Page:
Flexible working, time off and leave

Flexible working, time off and leave

As a working carer, you are entitled to make a request for flexible working. The pressures of caring may affect your ability to do your job. You may need to reduce how much you work, or at some point give up work.

Your right to request flexible working

All employees who have worked for their employer for a minimum of 26 weeks may request a flexible working arrangement. The request can cover changing hours, times or places of work.

You could ask your employer for any of these options:

  • flexible start and finish times
  • compressed working hours
  • annualised working hours
  • job sharing or part time working
  • working from home
  • term-time working.

What you’d need to do

Have an informal conversation with your line manager, often flexible working arrangements are agreed without following a formal process.

If you decide to formally make a flexible working request, ask your employer for a copy of their flexible working policy.  You’ll then need to email or write to your employer asking for the changes you would like and saying why these would help you, and when you would like them to start. You’ll need to explain how the changes might affect your work role and how this could be managed.

It is important to think carefully about any financial or practical implications before making your request. When making your request, you may wish to consider asking for a trial period.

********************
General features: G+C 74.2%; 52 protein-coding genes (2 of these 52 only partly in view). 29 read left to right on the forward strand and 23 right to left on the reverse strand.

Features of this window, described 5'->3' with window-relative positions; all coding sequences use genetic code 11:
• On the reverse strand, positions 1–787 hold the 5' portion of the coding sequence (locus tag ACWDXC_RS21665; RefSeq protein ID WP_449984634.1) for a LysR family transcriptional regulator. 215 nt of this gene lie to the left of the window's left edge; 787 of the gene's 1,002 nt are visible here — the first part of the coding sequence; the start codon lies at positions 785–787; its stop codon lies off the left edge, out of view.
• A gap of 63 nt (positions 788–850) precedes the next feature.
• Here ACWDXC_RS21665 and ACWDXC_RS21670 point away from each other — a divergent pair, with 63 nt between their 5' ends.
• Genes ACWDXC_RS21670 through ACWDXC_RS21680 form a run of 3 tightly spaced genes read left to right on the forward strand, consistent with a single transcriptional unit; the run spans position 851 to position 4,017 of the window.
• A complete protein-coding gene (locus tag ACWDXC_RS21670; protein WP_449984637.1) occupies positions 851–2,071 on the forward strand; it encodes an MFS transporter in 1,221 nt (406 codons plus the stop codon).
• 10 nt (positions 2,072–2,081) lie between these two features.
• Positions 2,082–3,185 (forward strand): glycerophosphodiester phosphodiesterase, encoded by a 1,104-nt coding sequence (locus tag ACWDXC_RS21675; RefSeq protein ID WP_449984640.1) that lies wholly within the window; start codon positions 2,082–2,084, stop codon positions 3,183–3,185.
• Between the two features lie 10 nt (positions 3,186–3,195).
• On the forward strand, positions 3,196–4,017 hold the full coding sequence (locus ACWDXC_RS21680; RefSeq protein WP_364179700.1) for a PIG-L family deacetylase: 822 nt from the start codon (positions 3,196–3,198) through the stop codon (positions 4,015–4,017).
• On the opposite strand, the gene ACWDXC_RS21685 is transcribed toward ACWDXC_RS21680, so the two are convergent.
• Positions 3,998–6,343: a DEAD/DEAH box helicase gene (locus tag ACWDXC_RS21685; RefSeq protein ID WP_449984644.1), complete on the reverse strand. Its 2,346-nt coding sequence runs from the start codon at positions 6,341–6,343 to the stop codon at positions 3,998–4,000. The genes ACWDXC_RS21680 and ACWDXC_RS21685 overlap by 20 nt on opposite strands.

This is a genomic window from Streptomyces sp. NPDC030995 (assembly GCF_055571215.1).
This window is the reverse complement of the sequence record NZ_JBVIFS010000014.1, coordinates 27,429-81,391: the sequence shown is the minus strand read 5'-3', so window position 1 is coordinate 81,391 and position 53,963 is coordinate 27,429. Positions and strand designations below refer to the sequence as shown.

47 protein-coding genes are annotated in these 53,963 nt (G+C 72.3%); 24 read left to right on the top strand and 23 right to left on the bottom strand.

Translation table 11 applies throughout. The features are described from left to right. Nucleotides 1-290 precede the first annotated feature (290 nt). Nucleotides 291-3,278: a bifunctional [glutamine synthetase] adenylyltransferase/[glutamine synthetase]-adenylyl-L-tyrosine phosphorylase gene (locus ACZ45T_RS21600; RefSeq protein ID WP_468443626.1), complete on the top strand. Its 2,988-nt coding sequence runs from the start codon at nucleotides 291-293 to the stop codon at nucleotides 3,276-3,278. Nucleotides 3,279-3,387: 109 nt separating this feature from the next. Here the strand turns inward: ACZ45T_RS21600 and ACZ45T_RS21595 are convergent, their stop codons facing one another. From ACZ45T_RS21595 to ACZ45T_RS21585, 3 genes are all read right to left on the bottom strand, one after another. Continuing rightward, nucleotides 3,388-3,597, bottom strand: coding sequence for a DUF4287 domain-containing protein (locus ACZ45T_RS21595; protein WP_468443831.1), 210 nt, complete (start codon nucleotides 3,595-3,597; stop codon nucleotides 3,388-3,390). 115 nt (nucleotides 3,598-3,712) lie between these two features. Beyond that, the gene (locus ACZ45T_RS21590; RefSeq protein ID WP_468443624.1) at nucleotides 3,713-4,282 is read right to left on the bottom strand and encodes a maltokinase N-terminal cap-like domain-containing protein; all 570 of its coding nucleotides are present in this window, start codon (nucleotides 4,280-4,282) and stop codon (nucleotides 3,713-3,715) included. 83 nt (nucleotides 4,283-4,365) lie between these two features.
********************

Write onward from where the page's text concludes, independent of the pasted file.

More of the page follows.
There is no statutory right to appeal a decision, however, your employer may include the right to appeal in their policy, so if the decision is turned down, make sure you check the policy.

If you are turned down it’s still worth asking if your company has a carers’ policy.

Time off in emergencies

You also have the right to a ‘reasonable’ amount of time off to deal with emergencies involving a dependant. You need to tell your employer as soon as possible that the emergency has happened.   It is at the employer’s discretion whether the leave is paid or unpaid. Situations where this leave might be taken include:

  • disruption or breakdown in your care arrangements
  • if the person you care for falls ill, is assaulted or in an accident (including simply being emotionally distressed, not physically)
  • to deal with an incident involving a child during school hours
  • to make longer term arrangements for a dependant who is ill or injured
  • when a dependent dies

Parental leave

Parental leave is unpaid. You’re entitled to 18 weeks’ leave for each child/adopted child, up to their 18th birthday. You have to have worked for your employer for at least a year.

The limit on how much parental leave each parent can take in a year is 4 weeks for each child (unless your employer agrees otherwise).

You must take parental leave as whole weeks (eg 1 week or 2 weeks) rather than individual days, unless your employer agrees otherwise, or if your child is disabled. You don’t have to take all the leave at once. A ‘week’ equals the length of time an employee normally works over 7 days.

More information is available on The Goverment’s website.

Returning to work

A common barrier faced by carers when they start thinking of returning to work is lack of confidence. But don’t forget that as a carer, you have probably developed many invaluable skills that will be useful in the workplace.

Some carers also feel guilty if they have to leave their loved-one in someone else’s care and are overwhelmed by the practical issues they face. These feelings can make the world of work appear very daunting.

We can provide guidance, help you to identify your strengths and work with you to put together a plan that will help you take those important first steps to achieving your goals.